Greetings again from the darkness. HEARTS OF DARKNESS: A FILMMAKER’S APOCALYPSE was released in 1991. It was an incredible documentary that explored the struggles of Frances Ford Coppola in making his classic film APOCALYPSE NOW (1979). Although it’s totally unrelated to either of those films, this latest from director Milcho Manchevski kept reminding me that we rarely get a peek at just how challenging it is to complete a film, and HEARTS OF DARKNESS is likely the cream of the behind-the-scenes crop.
Director Manchevski directed the Oscar nominated BEFORE THE RAIN (1995), and he, along with co-writer W.P. Rosenthal, deliver an indie-film societal commentary with some not so complimentary observations on certain segments of our populace. Producer Kate (Sarah Goldberg) and director Trevor (Will Janowitz) are in a relationship and are trying desperately to make their name with a documentary that can play film festivals. While filming in a homeless shelter, they stumble upon a woman who calls herself Bikini … a homeless African-American Army veteran who is desperate to get her daughter out of the social services system. Bikini (Condola Rashad) is a striking, volatile woman with a story – the perfect subject for Trevor and Kate’s documentary.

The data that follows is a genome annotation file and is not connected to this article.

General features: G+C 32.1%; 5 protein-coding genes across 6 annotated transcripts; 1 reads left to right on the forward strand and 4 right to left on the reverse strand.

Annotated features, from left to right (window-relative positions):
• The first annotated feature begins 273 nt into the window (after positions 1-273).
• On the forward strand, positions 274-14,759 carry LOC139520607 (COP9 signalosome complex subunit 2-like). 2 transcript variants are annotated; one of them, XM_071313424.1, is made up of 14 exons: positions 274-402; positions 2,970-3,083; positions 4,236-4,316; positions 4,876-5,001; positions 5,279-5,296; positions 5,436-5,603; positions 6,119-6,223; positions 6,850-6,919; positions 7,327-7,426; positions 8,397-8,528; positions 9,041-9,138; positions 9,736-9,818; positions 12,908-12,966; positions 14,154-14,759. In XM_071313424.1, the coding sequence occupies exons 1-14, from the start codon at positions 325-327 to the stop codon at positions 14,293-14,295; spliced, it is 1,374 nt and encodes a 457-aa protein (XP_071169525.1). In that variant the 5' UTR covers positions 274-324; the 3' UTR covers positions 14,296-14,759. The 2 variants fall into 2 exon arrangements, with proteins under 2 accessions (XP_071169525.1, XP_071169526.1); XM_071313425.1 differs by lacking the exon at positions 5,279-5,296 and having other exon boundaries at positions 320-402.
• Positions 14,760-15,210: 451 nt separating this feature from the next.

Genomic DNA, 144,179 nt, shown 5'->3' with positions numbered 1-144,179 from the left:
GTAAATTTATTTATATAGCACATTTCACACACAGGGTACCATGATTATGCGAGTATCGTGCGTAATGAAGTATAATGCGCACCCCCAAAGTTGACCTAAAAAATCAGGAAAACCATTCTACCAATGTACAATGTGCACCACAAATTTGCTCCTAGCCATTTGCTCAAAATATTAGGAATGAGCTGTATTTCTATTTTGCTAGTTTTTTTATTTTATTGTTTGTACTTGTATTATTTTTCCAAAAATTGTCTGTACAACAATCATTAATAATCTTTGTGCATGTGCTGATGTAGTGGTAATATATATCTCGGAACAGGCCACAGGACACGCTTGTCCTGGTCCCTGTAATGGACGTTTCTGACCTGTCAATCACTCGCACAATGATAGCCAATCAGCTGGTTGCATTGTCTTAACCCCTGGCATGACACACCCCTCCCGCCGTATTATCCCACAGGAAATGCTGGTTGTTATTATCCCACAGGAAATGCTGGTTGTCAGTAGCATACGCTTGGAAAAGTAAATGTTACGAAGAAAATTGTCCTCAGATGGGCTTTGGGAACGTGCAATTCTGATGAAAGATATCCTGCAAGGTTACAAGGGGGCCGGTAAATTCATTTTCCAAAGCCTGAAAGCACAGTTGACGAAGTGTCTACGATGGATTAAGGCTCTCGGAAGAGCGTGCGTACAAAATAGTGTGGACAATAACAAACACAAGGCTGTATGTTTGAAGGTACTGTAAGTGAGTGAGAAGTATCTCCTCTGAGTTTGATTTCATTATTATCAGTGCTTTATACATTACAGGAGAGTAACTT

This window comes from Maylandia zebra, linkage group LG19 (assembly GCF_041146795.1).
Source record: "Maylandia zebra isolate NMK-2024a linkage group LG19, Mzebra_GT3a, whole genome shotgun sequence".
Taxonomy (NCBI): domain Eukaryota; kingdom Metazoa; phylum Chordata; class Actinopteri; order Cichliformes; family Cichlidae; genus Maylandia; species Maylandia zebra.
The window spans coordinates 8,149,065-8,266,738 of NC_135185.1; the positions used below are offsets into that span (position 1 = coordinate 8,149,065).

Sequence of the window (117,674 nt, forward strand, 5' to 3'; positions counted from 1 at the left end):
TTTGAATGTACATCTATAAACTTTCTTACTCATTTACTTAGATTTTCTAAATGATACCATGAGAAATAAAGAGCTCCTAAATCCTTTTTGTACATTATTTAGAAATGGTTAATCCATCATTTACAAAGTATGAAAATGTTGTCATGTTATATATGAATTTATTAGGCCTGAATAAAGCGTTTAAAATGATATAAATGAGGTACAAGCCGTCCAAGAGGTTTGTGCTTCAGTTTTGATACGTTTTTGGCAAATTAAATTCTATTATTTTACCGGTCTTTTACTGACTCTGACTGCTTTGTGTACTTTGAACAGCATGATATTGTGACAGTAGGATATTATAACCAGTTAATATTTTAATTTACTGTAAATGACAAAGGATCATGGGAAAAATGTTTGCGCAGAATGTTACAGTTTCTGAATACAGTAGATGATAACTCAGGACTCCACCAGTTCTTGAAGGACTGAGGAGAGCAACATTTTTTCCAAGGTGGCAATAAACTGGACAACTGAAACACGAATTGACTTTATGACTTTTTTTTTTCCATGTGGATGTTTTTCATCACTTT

It takes a while for us viewers to get the rhythm of the film. We are watching as a documentary crew attempts to make a film about a woman who may be delusional or bipolar, and at a minimum is a bit unstable. Bikini admits to a nervous breakdown while in Iraq, and is inconsistent remembering to take her medication. However, in her moments of clarity, we recognize her exceptional intelligence and charisma. At other times, we worry about the safety of her and those around her. We even question whether she actually has a daughter and how much of her story we can believe.
While coming to grips with the presentation and what to make of Bikini, we also have to adjust to Trevor, an obnoxious jerk who only cares about making his film – and is willing to exploit Bikini (or anyone else) to get it done. At the opposite end of the spectrum is Kate, who has a heart of gold, even at the expense of reality at times … she’s the stereotypical modern day liberal extremist who wants to save everyone and everything. It’s the only way she knows to rid herself of white guilt syndrome.
Cinematographer Joshua Z Weinstein (director of MENASHE) works wonders with the tight residential quarters as well as the numerous urban settings from the streets of New York. Ms. Rashad, whom many will recognize from “Billions”, delivers a powerhouse performance as Bikini, though it’s a bit of stretch to see someone with movie star looks pulling off the role of someone living on the streets. Cynicism is present throughout, and director Manchevski really wants us to question what is ‘truth’ … what happens when the media crosses the line and influences the story … what is the real story?
BIKINI MOON, opening in New York October 12th.
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